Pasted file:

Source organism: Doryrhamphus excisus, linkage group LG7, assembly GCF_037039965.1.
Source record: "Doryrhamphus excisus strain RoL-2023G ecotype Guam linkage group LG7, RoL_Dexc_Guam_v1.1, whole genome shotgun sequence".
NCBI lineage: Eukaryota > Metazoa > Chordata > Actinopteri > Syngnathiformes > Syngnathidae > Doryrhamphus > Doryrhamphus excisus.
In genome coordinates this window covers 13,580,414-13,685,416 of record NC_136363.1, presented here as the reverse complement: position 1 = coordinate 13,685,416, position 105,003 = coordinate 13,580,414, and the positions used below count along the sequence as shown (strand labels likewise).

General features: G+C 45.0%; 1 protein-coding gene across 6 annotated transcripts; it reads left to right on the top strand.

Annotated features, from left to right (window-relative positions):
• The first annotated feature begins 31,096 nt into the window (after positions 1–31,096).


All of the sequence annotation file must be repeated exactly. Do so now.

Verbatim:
Source organism: Doryrhamphus excisus, linkage group LG7, assembly GCF_037039965.1.
Source record: "Doryrhamphus excisus strain RoL-2023G ecotype Guam linkage group LG7, RoL_Dexc_Guam_v1.1, whole genome shotgun sequence".
NCBI lineage: Eukaryota > Metazoa > Chordata > Actinopteri > Syngnathiformes > Syngnathidae > Doryrhamphus > Doryrhamphus excisus.
In genome coordinates this window covers 13,580,414-13,685,416 of record NC_136363.1, presented here as the reverse complement: position 1 = coordinate 13,685,416, position 105,003 = coordinate 13,580,414, and the positions used below count along the sequence as shown (strand labels likewise).

General features: G+C 45.0%; 1 protein-coding gene across 6 annotated transcripts; it reads left to right on the top strand.

Annotated features, from left to right (window-relative positions):
• The first annotated feature begins 31,096 nt into the window (after positions 1–31,096).